Wednesday, September 16, 2015

We are Hildale

Two large vans loaded with mothers, aunts and little children went on a drive. . .and never came home.


Monday evening September 14, in Hildale, Utah some adults rounded up the little ones to watch the flooding in their neighborhood. The mothers corralled the kids in two vans during an exceptionally heavy thunderstorm. They cautioned the children to stay away from the rushing water and asked them to remain inside the vehicles to watch the weather. They parked at a safe distance, parents standing in the rain, when in an instant, the water rushed from behind them, washing away the road. To the horror of onlookers, their vehicles were swept by the forces of water, down slopes and rocks. Their vans came to rest, twisted in the aftermath.

It could have been you. It could have been me. It could have been my children and grandchildren. Most people who have lived in the west for a fair amount of time know not to hike in canyons and washes (also known as arroyos) during rainstorms. They know to stay out of the swimming holes even if a storm is ten or fifteen miles away. The rain gathers from high plateaus and rushes down the sides of walls, converges to the lowest and narrowest points creating a swift running river where only minutes before sand and lizards baked in the sun.


Decades ago after some storms, my children and I stayed a healthy and safe distance watching water run down dirt roads in Southern Utah. Still, we were in a neighborhood, away from canyons. Thankfully the water from the storms never gained so much momentum to sweep us away.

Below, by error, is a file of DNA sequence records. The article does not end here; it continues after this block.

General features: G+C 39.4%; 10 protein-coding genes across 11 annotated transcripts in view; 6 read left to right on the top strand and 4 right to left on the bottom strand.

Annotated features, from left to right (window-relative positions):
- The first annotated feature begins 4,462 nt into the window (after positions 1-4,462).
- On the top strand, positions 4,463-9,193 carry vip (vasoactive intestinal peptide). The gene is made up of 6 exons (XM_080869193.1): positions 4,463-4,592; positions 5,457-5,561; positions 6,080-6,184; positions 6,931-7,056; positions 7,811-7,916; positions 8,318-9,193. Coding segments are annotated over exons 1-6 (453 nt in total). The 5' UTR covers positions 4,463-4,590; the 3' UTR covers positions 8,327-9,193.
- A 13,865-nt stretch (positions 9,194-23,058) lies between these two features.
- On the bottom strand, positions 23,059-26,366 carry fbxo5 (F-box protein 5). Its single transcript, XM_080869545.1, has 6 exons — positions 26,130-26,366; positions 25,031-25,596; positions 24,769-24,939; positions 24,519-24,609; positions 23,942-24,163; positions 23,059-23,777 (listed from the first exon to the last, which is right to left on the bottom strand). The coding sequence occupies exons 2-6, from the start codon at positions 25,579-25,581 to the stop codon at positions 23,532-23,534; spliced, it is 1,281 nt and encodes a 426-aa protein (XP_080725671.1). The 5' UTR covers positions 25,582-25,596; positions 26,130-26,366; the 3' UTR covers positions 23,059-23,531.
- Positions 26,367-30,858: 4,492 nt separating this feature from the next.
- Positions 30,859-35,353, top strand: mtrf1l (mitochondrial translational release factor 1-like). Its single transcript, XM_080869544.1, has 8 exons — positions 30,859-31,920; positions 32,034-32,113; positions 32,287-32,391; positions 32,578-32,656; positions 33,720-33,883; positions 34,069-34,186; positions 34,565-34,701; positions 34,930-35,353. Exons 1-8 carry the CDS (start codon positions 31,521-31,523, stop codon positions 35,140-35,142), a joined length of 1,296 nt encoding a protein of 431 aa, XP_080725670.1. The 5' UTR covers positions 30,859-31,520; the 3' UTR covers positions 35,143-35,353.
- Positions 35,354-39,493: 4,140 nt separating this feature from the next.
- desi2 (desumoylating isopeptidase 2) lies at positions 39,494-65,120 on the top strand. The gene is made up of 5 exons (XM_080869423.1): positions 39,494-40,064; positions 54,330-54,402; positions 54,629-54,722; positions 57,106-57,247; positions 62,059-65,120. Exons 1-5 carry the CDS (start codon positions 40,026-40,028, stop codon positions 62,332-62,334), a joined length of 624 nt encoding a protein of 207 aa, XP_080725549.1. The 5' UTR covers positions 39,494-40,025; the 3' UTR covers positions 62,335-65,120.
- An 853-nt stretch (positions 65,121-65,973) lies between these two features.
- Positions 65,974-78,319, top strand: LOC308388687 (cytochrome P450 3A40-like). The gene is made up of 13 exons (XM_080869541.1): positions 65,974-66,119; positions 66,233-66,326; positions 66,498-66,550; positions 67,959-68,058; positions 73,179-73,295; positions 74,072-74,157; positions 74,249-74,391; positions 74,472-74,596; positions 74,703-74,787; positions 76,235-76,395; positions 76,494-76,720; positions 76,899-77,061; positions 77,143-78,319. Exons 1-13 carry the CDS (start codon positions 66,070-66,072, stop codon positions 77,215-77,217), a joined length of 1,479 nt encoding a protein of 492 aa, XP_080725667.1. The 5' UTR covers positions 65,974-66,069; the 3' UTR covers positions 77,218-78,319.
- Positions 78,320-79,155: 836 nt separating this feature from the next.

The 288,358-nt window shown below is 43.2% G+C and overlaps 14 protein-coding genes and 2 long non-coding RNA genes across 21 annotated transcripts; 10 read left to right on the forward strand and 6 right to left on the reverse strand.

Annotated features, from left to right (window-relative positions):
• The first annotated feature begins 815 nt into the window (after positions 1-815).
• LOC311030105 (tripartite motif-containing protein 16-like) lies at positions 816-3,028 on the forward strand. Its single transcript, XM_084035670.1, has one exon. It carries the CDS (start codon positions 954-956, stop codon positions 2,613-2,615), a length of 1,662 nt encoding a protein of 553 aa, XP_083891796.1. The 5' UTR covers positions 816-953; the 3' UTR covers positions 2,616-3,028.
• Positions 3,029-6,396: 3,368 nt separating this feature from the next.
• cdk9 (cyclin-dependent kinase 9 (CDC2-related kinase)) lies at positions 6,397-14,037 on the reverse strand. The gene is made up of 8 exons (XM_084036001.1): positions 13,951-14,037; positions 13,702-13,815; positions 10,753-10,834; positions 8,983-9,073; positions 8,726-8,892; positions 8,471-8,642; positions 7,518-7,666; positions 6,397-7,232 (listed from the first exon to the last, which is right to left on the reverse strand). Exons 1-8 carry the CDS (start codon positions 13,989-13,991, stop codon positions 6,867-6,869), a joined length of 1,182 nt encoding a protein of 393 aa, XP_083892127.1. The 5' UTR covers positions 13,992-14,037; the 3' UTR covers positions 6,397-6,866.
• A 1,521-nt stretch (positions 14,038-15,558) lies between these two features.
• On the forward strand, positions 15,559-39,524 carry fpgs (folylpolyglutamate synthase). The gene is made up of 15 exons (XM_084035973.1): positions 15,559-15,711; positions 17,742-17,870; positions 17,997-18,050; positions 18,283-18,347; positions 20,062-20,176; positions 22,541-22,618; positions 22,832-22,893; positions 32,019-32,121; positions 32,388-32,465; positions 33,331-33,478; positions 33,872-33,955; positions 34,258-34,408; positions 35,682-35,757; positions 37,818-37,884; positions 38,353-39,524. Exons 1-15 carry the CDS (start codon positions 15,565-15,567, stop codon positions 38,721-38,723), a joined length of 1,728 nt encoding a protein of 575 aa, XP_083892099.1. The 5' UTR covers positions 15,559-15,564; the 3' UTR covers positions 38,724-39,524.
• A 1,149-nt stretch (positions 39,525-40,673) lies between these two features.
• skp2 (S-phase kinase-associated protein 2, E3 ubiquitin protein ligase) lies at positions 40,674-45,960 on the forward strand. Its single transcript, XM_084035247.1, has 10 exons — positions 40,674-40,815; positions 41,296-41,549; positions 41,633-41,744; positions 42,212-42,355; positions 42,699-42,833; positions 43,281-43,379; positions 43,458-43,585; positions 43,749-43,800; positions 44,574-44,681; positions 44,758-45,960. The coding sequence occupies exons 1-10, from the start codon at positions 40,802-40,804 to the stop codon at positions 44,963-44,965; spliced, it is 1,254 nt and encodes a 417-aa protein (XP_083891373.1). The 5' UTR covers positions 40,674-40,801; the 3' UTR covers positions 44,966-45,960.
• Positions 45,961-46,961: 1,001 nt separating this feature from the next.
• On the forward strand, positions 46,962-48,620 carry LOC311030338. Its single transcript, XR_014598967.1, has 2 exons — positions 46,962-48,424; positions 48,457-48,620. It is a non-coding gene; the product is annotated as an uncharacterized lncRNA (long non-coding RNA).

Sadly, the focus in the media and amongst most people is the fact that the victims were members of the FLDS community, a renegade offshoot of the mainstream Christian “Church of Jesus Christ of Latter-day Saints” (LDS). Many people poke fun at the FLDS manner of dress and isolation, joking about how many Polygamists it takes to fill a van before it stops floating. I wonder if people would say the same if this was a van of people from New York visiting from out of state. What if this had been a bus load of European tourists?


In fact, that same evening, hikers from California were swept away while traversing through Keyhole Canyon in nearby Zion National Park. As the crow flies, Zion is only fifteen miles away from little Hildale. Part way into the hike, the rain began. Within less than fifteen minutes, the Virgin River rose from fifty five cubic feet per second to over 2500 cubic feet. The hikers were hit with a wall of water which later slammed Hildale like a tidal wave. I don’t hear jokes about the California hikers.

At press time the total number of dead in both instances is twenty. As of posting this blog entry the search continues for little Tyson Black whose deceased relatives and the mangled van he was riding in were found a half mile away. Some bodies and debris were discovered as far as six miles away.


The mayor of the little polygamist community called this an act of God. I will agree that Heavenly Father created weather, but each of us chooses what course we take in life. The mothers chose to watch the flash floods at what they judged to be a safe distance, but the waters changed course and took them off guard. God did not do this. These communities are already struggling with their faith. They do not need to be angry at their creator.


My heart and prayers are with Hildale, Utah and Colorado City, Arizona. I will stand with you.


Je Suis Hildale


(Photos #1 and #2 -- Vehicles and families minutes before the wall of water hit them, via John Barlow and Channel 13 FOX News, Utah)
(Photo #3 credit Saint George News.)

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1 comment:

  1. The media focused on the tragedies reported above. Days later in tiny articles that I almost didn't see, were the stories of two men also swept away in separate incidents on September fourteen. One was the son of a co-worker from a few years ago. I am afraid that some more missing people may eventually be found, that they too may be victims of the deluge. (I am praying for your comfort. Julie, I hope you will find peace.)

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